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Sleep, that beautiful thing most of us do (or should be doing) for 7-8 hours every night (with the exception of a minority group of lucky people that only need 5-6 hours of sleep every night to feel at their best and perform at an optimal level) is wonderful rest for our bodies and minds. In today’s busy lifestyles, to many people juggling multiple responsibilities and roles, sufficient restful sleep can seem like a dream. It is widely known that good quality sleep is related to better mental health and that sleep disturbances or sleep deprivation is a common symptom in most mental health disorders and highly stressed individuals. An irregular sleeping pattern or poor quality sleep have various adverse side effects on people’s productivity, mood and on having a well-balanced lifestyle.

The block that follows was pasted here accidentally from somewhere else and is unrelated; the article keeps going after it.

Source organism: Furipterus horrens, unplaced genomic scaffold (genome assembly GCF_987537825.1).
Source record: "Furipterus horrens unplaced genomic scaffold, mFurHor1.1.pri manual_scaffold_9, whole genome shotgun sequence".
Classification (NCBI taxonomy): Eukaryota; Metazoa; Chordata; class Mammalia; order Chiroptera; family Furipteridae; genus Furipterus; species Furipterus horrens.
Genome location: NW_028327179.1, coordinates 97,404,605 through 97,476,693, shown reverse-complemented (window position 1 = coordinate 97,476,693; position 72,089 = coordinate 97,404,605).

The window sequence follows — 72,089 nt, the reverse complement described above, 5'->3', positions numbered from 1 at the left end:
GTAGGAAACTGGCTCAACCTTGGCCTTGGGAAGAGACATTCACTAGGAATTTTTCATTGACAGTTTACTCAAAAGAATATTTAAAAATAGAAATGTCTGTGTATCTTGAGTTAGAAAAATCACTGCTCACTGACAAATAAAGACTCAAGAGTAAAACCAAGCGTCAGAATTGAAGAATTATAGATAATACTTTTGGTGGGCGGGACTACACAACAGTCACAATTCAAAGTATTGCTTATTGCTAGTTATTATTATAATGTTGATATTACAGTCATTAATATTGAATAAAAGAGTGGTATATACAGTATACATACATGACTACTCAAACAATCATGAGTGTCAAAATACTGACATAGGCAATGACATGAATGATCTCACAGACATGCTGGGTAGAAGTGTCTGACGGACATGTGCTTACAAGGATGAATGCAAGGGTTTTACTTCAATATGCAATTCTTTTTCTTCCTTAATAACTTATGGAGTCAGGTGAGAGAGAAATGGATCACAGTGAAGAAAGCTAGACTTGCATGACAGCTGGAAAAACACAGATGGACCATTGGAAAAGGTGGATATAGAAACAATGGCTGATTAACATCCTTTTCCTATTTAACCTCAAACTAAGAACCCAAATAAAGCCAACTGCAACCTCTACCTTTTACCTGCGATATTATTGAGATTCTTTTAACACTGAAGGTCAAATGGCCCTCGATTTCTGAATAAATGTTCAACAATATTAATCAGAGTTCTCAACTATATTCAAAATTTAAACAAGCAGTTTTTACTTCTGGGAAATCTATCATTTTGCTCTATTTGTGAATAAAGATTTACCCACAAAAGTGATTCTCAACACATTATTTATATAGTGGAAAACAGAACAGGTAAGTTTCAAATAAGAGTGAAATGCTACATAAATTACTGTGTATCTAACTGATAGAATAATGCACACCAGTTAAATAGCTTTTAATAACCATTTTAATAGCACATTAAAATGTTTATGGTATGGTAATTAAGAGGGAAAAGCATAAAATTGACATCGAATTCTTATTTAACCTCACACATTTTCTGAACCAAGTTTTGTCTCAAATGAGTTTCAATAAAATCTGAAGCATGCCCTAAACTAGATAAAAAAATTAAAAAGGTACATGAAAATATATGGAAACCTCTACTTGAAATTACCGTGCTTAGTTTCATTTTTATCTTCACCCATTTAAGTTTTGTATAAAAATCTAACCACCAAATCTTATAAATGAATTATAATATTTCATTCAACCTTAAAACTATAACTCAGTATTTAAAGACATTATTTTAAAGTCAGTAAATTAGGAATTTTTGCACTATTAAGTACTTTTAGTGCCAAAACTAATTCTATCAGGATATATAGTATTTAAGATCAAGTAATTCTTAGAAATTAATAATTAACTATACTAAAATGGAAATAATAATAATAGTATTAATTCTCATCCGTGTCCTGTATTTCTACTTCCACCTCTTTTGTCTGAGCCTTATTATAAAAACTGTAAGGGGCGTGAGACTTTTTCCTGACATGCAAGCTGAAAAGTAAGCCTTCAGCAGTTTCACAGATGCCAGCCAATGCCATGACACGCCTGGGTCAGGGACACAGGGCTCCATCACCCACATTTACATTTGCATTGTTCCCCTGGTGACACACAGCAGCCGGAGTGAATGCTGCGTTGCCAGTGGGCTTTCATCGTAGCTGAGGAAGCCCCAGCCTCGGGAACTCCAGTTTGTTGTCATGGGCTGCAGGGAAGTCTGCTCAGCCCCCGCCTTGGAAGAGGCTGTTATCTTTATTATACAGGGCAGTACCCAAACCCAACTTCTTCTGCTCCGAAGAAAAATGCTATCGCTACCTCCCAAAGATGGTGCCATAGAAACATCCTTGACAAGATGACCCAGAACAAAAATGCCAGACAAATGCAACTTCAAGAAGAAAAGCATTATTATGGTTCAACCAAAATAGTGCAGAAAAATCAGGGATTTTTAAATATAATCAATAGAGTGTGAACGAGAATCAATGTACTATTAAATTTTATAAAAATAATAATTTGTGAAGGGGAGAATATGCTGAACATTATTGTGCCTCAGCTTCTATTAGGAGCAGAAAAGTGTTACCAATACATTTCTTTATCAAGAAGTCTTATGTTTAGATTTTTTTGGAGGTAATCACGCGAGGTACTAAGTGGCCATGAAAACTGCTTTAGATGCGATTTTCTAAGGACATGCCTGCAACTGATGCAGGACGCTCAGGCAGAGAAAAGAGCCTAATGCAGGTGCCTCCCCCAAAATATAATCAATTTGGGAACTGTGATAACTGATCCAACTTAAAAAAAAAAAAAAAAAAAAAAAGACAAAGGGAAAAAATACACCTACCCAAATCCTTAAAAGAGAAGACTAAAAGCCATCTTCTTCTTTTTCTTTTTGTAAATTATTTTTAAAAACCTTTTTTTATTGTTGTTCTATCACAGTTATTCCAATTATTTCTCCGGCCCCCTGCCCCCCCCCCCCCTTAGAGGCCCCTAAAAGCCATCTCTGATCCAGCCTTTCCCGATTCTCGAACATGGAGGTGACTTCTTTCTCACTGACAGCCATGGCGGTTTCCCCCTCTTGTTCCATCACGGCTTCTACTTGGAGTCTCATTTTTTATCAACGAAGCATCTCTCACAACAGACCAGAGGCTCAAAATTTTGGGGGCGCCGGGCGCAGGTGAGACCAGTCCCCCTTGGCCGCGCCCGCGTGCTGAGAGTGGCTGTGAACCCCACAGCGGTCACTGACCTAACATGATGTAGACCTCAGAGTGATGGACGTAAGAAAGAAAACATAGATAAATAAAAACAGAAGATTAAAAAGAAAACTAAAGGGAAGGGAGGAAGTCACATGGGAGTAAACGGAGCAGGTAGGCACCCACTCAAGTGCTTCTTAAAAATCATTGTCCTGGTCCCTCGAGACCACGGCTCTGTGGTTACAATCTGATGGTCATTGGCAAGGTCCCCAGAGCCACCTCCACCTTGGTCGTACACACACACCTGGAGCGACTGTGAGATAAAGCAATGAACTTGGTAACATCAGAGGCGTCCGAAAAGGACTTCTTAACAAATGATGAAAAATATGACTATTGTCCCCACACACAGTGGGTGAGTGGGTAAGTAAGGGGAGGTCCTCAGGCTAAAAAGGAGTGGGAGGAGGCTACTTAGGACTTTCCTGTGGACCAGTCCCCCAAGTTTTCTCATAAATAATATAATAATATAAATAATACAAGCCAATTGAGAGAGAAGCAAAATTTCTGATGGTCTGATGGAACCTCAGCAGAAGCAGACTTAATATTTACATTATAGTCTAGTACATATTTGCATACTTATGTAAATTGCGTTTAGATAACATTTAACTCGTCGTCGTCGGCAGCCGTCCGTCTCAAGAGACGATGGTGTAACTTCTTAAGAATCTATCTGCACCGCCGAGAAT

Benefits of regular sleep schedule

Keeping a regular sleep schedule has many advantages. It helps us wake up feeling energized and ready to tackle the day while reducing our stress. By balancing our biological clock, we become more alert (better concentration), in turn, increasing performance and productivity at school or work. Balanced sleep reduces the risk of depression while improving positive mood and maintaining a strong immune system to prevent and fight off sickness. In fact, the term “beauty sleep” has real a connotation; meaning sleep restores and regenerates the body, including your skin and muscle tissue, slowing the aging process resulting in more radiant skin, fewer wrinkles and dark circles under eyes. Besides improving physical appearance, sound sleeping can help you maintain your weight, keeps your heart healthy, help to prevent diabetes, gives your memory a boost and heightens creativity. These are only some of the many benefits of keeping a regular sleep schedule.

Better sleep strategies

Reversal to these benefits comes from sleep deprivation. Most research indicates that adults need an average of 7-8 hours of sleep a night. We know that prolonged sleep deprivation has severe disadvantages and several health risks. If this is an issue for you, you may want to start making some positive changes to regain a regular sleep routine and start sleeping better.

Here are some suggestions you may find useful (